• Natalie Lo

Beauty for Contact Lens Wearers

Contact lenses, which sit on the surface of the eye and allow persons with impaired vision to see clearly, are known to lead to infections. For contact lens users, wearing them feels like second nature; I would know–I am one. Like many other contact lens users, I also use beauty products such as creams and makeup around my eyes while I have contacts in. however, according to various ophthalmologists and dermatologists, if you don’t keep a strict eye on the types of products you use, it can lead to infections.


Image: https://www.ecowatch.com/global-ban-on-mercury-exempts-mascara-and-eye-makeup-1881803431.html#toggle-gdpr


Firstly, we have to look at the formulation of these products. According to Dr. Camille F. Cohen, an optometrist at Pearle Vision, “if certain irritants make contact with your eyes, you may be susceptible to a corneal burn or abrasion”. Contact lenses act as sponges; your susceptibility to corneal burns increases with contact wearing. Products that act as irritants to contact lens wearers include strongly fragranced products, and strong preservatives such as thimerosal and benzalkonium chloride. Additionally, products that are too oily and creamy can accidentally attach themselves to contact lenses as they are applied or as you rub your eyes, leading to discomfort and blurry vision.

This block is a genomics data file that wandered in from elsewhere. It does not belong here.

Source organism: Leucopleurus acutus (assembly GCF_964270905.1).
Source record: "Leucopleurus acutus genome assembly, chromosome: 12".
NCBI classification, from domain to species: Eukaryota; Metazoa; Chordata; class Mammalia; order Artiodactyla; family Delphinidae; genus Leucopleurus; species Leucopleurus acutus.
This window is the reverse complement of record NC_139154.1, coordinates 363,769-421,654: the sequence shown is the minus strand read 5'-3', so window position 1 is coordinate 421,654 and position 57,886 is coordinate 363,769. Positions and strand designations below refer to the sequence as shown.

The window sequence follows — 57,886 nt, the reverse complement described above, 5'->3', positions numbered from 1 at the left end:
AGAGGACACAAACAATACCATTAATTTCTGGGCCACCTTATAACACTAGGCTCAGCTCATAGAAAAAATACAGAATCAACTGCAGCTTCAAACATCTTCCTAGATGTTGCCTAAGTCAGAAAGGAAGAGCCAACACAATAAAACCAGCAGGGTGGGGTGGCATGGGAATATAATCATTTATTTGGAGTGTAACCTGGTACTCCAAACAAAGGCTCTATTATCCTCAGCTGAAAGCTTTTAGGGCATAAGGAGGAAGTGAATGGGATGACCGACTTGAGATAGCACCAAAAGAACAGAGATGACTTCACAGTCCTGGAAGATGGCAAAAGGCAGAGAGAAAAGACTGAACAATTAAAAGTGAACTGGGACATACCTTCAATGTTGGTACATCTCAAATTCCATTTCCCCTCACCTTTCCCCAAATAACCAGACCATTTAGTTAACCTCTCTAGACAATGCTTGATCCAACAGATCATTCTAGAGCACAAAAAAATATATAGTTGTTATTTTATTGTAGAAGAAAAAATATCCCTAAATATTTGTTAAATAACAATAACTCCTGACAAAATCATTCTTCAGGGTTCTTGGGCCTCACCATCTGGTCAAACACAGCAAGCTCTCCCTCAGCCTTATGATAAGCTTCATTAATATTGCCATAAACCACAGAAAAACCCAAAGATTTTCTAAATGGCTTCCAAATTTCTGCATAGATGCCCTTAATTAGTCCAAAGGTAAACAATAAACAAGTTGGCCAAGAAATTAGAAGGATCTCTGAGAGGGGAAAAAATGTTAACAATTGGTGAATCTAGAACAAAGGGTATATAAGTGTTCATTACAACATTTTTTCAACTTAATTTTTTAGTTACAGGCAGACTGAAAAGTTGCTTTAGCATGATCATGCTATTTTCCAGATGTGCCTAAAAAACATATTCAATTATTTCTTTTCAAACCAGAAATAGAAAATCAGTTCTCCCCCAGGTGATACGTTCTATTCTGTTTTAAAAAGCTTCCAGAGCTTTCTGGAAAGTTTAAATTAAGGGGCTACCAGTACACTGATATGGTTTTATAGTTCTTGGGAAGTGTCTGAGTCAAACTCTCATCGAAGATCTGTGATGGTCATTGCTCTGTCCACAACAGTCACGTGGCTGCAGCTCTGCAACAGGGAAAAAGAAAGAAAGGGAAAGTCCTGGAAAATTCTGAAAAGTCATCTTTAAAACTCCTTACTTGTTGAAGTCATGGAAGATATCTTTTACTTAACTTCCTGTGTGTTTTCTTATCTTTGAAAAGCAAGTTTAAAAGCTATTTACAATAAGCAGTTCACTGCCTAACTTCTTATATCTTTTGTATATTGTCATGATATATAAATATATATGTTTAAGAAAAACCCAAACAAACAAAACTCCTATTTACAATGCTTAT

So what kinds of products are actually safe for contact lens wearers. Dr. Loreta Ciraldo, a certified dermatologist recommends using peptides and fragrance free products, but finds it important to note that there is no correct answer! Not every person reacts the same way to certain ingredients, so the general rule of thumb is to immediately stop using products that are causing a reaction, even if they work for your friends. Additionally, certain products can be both dermatologist and ophthalmologist approved; if a product has this label, it’s probably a good option.


There are a few ways to minimize the risk of corneal burns and eye irritation amongst contact lens wearers. The first suggestion has to do with the contacts themselves; if possible, daily contact lenses greatly minimize the risk of corneal burns as any irritating product that has attached to the lens is thrown out after the day’s use. The lenses should also only be worn for 8-10 hours a day at maximum; your eyes need adequate oxygen in order to stay healthy! For beauty lovers, using old makeup brushes and sharing cosmetics such as mascaras is highly discouraged; this can introduce blinding bacterias, fungi and irritants to your eyes.


Overall, while contact lenses and beauty products are used aesthetically, we have to be aware of their potential risks. By being aware of irritants within products, and by using contact lenses safely, you can greatly mitigate the risk of complications as a result of contact lenses.


Source:

https://www.byrdie.com/best-products-for-contact-lens-wearers-5084396

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